ITW – Young Clancy sits down to talk influences, outlooks, and Vol. II.

From bartending at a sleazy steakhouse to putting out some of the best indie pop Toronto has to offer, Nate Burley’s journey from basement hermitage to underground stardom as Young Clancy has been one worth watching.

His latest EP, Vol II., is full of finely curated soul samples, well-developed characters and, of course, unshakeable melodies and grooves. Our conversation with him about the EP is full of insight into all of that and more, including a lowdown on some of the equipment he used, a glance at the emotional catalysts behind the songwriting, and even a preview of the potentially tongue-in-cheek plan to pull a “reverse Wu-Tang” on his next project. Take a look.

Young Clancy

EP Vol. II

Out October 4th

Jon Vilardi : We just recently featured your track “Level” off of Vol II and noted the hints of vintage soul that you wove into it. Who are some of your biggest influences from back in the day?

Young Clancy : I made the first demo of level a long ass time ago. Pre-streaming times when I used to download real files and listened on a iPod Nano. I had heard one David Ruffin song I liked and downloaded his entire discography (like 200 songs) from Pirate Bay and was obsessed for a while. This was around the same time I started producing – so I have like 50 terrible beats built around David Ruffin samples. He’s just an incredible singer – the album ‘My Brother’s Keeper’ is amazing.

“I had heard one David Ruffin song I liked and downloaded his entire discography […] was obsessed for a while”

Jon : For those of us who can strongly relate to having stagnated after graduating with a creative writing degree, what was the process of making something from nothing like when you put out your debut EP Yung Prince of the Basement?

Young Clancy : Really a process of elimination. I didn’t really go after music or anything really until my mid 20s and I had exhausted every other option available to me and I guess I can see why… it’s very hard to make good music and requires you to expose yourself in some way and is improbable as a source of income. These are the facts but obviously you have to do it anyways… It was inevitable that I would… I’m just grateful I had a depressing job at the time that afforded me the lack-of-shame to create a EP called ‘Yung Prince of the Basement’ and really give it my all.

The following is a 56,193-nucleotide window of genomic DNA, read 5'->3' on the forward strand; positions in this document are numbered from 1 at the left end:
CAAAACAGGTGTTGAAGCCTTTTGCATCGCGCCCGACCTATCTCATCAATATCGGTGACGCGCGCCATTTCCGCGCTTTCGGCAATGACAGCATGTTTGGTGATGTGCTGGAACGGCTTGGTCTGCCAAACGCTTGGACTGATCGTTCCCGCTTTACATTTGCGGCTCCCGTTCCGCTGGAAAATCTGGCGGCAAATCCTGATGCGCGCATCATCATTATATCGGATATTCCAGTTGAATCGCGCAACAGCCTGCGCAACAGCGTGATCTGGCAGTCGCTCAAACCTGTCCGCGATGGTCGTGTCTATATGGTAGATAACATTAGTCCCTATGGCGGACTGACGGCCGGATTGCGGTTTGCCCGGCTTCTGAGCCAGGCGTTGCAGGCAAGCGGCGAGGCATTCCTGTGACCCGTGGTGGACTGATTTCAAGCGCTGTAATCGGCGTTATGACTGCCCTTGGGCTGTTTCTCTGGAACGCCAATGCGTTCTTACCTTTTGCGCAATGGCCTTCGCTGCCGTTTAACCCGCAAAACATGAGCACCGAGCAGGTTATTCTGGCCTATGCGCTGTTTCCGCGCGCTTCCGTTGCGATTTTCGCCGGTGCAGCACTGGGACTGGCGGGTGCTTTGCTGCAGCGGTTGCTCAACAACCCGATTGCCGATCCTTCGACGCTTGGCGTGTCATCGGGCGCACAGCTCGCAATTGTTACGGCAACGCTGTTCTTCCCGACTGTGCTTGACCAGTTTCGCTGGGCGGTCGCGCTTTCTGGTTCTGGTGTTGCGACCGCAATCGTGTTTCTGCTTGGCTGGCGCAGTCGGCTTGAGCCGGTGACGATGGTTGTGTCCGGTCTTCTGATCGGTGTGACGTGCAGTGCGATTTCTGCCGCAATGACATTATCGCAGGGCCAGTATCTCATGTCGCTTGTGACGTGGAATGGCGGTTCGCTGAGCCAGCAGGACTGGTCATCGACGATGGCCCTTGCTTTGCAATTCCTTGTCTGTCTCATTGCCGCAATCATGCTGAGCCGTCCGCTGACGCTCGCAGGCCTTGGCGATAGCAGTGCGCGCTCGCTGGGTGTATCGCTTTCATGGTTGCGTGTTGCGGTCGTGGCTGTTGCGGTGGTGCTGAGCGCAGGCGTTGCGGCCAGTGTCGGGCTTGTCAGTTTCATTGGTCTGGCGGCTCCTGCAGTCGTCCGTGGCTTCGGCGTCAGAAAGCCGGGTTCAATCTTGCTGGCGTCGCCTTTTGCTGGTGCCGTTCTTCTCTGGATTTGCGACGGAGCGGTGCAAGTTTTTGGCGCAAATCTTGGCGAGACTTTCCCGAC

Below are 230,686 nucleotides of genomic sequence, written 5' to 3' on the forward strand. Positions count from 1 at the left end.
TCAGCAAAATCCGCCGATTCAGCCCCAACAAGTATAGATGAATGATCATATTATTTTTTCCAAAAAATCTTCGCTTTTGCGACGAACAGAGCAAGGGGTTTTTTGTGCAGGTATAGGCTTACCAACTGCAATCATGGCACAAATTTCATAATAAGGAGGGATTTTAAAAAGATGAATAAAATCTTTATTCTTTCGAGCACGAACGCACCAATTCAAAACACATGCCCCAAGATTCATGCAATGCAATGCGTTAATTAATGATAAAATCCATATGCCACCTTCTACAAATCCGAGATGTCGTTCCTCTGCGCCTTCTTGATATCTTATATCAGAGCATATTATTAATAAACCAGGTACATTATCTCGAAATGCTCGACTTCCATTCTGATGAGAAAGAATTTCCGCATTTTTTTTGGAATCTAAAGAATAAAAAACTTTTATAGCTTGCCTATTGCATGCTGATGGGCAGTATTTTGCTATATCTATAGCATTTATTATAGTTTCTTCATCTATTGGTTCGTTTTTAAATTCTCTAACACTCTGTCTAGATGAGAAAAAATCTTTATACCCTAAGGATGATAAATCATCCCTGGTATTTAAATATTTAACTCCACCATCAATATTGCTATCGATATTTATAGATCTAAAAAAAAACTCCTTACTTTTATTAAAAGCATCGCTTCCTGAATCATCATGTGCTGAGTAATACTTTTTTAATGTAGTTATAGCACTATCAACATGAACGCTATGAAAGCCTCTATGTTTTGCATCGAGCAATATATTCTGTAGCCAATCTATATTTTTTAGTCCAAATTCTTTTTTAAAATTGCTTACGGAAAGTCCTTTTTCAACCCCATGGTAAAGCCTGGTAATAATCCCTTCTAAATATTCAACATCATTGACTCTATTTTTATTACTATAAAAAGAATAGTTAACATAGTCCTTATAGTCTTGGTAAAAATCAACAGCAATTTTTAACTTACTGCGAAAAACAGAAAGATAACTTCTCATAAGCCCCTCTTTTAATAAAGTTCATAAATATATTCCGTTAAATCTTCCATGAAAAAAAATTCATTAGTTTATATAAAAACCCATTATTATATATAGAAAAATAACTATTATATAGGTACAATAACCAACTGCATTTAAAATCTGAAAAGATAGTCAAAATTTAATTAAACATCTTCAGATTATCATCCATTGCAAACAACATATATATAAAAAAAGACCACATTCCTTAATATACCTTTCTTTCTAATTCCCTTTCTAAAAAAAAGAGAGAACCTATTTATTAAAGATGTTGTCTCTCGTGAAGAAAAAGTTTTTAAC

Jon : You’ve said that Vol II explores a modern and fractured masculine perspective, and that each song is a reach for love and hope over emptiness. What were the emotional catalysts that made you decide these were the themes you needed to write an EP about?

Young Clancy : I don’t know. I think I regret using the word “masculine” and “fractured” and “modern.” It’s not great. I think all the “people” in the songs on the EP are very well meaning but incredibly dysfunctional – that’s something I noticed after the fact. They’re all some version of me and technically I’m a man but there’s nothing inherently masculine about that – about that sort of emotional impotence that I think’s portrayed in the lyrics. I don’t know, I have to stop throwing words together and think about it more I guess. 

Jon : Production-wise, Vol II bounces between everything from organic, earthy acoustic guitars to super-sleek synths, and everything in between. What was the philosophy when it came to balancing familiar vs. new sounds, and what was some of the equipment you got the most mileage out of in the recording process?

Young Clancy : I make most demos almost entirely in ableton with plug-ins and samples. I’m not great playing keys or guitar or anything… can get by but anything cool I can do is usually on a writing or programming level. Working with Dave Plowman and Gray Rowan at their studios – that’s where we added all of the humanity… live instruments, space, analog gritties – you gotta at some point. Well you don’t at all actually, but I wanted to. We used the Eventide H3000 a lot. It can make anything sound a little weirder / more interesting / can kind of smush different sounds into the same fun world. Also the Roland JX-8P was around a lot – must of used that warm / thick piano sound more than anything else.

“Working with Dave Plowman and Gray Rowan at their studios – that’s where we added all of the humanity…”

Jon : Toronto is obviously pretty well known for it’s hip-hop scene and some guy named Aubrey. Who are the Torontonian artists beyond that scene that the rest of us are missing out on, and who are some local contemporaries you’re inspired by?

Young Clancy : I put out a project called ‘Friends EP’ last march that features Maddee, Chris LaRocca, Matthew Progress, MI Blue and Jonah Yano – all still my favs in Toronto. Would also add Moneyphone and Louie Short.

Jon : Lastly, where can people catch these new jams live, and what are some early predictions for volume three?

Young Clancy : It’s gonna be called “Volume III”. That’s for sure. I was thinking about doing the opposite of that Wu-tang album: instead of one physical copy that costs 1 million dollars, there’ll be 100,000 physical copies available that each cost ten dollars – much more affordable / accessible but with the exact same total revenue.


Follow Young Clancy on : Facebook | Twitter | SoundCloudInstagram

Last modified: October 23, 2019

Leave a comment

This site uses Akismet to reduce spam. Learn how your comment data is processed.